The Amalekites came and attacked the Israelites at Rephidim. Moses said to Joshua, “Choose some of our men and go out to fight the Amalekites. Tomorrow I will stand on top of the hill with the staff of God in my hands.”
So Joshua fought the Amalekites as Moses had ordered, and Moses, Aaron and Hur went to the top of the hill. As long as Moses held up his hands, the Israelites were winning, but whenever he lowered his hands, the Amalekites were winning. When Moses’ hands grew tired, they took a stone and put it under him and he sat on it. Aaron and Hur held his hands up—one on one side, one on the other—so that his hands remained steady till sunset. So Joshua overcame the Amalekite army with the sword.
Then the Lord said to Moses, “Write this on a scroll as something to be remembered and make sure that Joshua hears it, because I will completely blot out the name of Amalek from under heaven.”
Moses built an altar and called it The Lord is my Banner. He said, “Because hands were lifted up against the throne of the Lord, the Lord will be at war against the Amalekites from generation to generation.”
In the desert, Israel faced existential threats on all sides. Hunger. Thirst. Disease. Hostile armies. During their time in the desert, however, we see that Israel’s God is a god who provides relief from all these threats. He provides manna and quail to curb hunger, water from a rock and from a bitter spring made pure to quench thirst, laws that were prescient examples of public health to prevent disease (e.g., don’t eat shellfish that you can’t refrigerate), and here, protection from the hostile Amalekite army.
Whenever God involves a human being in a miracle, such as Moses’ pivotal role in this miraculous victory in battle, our first question should be “Why?” After all, we believe God is omnipotent. That means he can do anything in any way. There are a thousand more efficient ways that God could have defeated the Amalekites. He could have just made them magically disappear. He could have caused the earth to open and swallow them up. He could have caused them all to go blind and let the Israelite soldiers go in and mop them up. And so on.
God accomplishes his purposes no matter how he goes about them, so we can only conclude, then, that the particular methods of miraculous action that he selects are designed to be instructive to some audience. Why did he put the constraint upon this miracle that the Israelites would only prevail in battle as long as Moses’ arms remained uplifted?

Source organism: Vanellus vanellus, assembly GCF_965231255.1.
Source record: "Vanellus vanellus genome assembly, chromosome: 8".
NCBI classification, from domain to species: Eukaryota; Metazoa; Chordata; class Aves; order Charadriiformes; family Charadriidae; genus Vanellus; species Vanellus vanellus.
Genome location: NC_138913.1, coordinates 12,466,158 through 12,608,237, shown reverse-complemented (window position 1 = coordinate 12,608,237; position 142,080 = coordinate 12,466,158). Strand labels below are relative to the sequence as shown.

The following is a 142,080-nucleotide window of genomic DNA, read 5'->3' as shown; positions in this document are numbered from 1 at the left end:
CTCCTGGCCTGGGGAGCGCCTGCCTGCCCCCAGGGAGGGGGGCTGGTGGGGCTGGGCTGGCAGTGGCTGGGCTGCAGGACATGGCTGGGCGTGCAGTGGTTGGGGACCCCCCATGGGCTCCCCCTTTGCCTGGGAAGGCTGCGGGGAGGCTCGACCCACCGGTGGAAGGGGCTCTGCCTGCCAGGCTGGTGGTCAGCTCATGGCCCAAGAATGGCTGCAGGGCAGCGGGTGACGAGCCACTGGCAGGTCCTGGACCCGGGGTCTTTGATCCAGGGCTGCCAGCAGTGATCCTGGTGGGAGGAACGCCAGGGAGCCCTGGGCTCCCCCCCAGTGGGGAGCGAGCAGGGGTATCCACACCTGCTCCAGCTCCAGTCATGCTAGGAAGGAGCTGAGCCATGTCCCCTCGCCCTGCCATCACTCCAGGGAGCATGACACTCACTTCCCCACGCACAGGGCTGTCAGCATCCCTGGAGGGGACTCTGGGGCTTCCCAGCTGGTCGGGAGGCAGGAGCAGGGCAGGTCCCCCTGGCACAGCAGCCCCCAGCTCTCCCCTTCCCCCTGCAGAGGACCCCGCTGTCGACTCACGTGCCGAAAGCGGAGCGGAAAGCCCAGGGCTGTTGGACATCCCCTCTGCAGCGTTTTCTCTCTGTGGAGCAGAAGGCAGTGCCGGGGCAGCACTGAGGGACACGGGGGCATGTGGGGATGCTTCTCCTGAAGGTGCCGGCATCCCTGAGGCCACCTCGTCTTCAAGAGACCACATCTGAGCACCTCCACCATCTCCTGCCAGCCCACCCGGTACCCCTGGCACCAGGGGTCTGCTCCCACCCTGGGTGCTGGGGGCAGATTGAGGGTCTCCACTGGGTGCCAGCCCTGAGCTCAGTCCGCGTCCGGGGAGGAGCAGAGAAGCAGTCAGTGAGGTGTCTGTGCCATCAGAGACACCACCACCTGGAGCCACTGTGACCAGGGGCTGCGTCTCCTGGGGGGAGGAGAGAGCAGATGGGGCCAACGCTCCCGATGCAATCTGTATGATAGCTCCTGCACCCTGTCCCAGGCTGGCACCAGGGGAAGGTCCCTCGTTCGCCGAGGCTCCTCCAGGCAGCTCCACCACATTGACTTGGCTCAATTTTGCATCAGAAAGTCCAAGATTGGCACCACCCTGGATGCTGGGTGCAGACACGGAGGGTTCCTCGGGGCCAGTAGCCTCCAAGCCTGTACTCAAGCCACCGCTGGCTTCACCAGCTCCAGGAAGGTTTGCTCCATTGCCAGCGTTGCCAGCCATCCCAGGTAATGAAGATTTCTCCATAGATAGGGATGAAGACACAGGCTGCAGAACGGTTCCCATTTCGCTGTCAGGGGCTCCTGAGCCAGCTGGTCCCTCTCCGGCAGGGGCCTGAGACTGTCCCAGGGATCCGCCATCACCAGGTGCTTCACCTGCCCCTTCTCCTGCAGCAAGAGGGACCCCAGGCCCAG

I think there are at least two main reasons. First, God wanted to demonstrate to Moses, and by extension, Israel, that it is only by God’s miraculous and omnipresent power that battles are won. Moses’ hands were to be uplifted, the traditional posture for prayer at the time, if Israel was to be victorious. In the language of modern American church conventions, this would be like God telling us that a battle would only be won as long as our hands were folded, heads bowed, and eyes closed. As David says when about to face Goliath in 1 Samuel 17:47, “All those gathered here will know that it is not by sword or spear that the Lord saves; for the battle is the Lord’s…” and as Jahaziel, inspired by the Spirit of the Lord, echoes in 2 Chronicles 20:15, “…the battle is not yours, but God’s.” The fact that Moses’ posture of prayerfulness has some sort of mysterious causal effect on the battle’s outcome points to an immediate divine intervention, and thus discredits anyone who might claim that the battle was won merely by the strength or training of Israel’s fighting men.
The second reason for this constraint is that God is trying to teach Moses about the importance of community and interdependence. God knows that telling Moses to lift his arms up for a whole day is an impossible task without help. Extend your arms out straight, parallel to the ground, and hold them there. I start to feel a burn after just a minute or two; I don’t know about you. Even if thousands of men’s lives were at stake, I know I couldn’t last all day like that. So God is saying to Moses, and also to us, that we simply cannot do it alone. Not only do we need God–we also need each other. We each have our own Aaron and Hur to support us when our strength is failing. That’s what the people of God are supposed to be for each other. God was giving Moses a sneak preview of the lesson he would learn in Chapter 18, which God speaks through Moses’ father-in-law Jethro: “The work is too heavy for you; you cannot handle it alone” (Exodus 18:17).
There are times where we’re Moses in the story, and we need the support of the people of God if we are to have victory. And there are times where we’re Aaron or Hur in the story, and we need to be there for our brother or sister whose strength is failing and whose hope is waning. By God’s grace, the church is a place where we can just be who we are. Some days we’re Moses; some days we’re Aaron or Hur. But through it all, God is saying that “It is not good for man to be alone” (Genesis 2:18).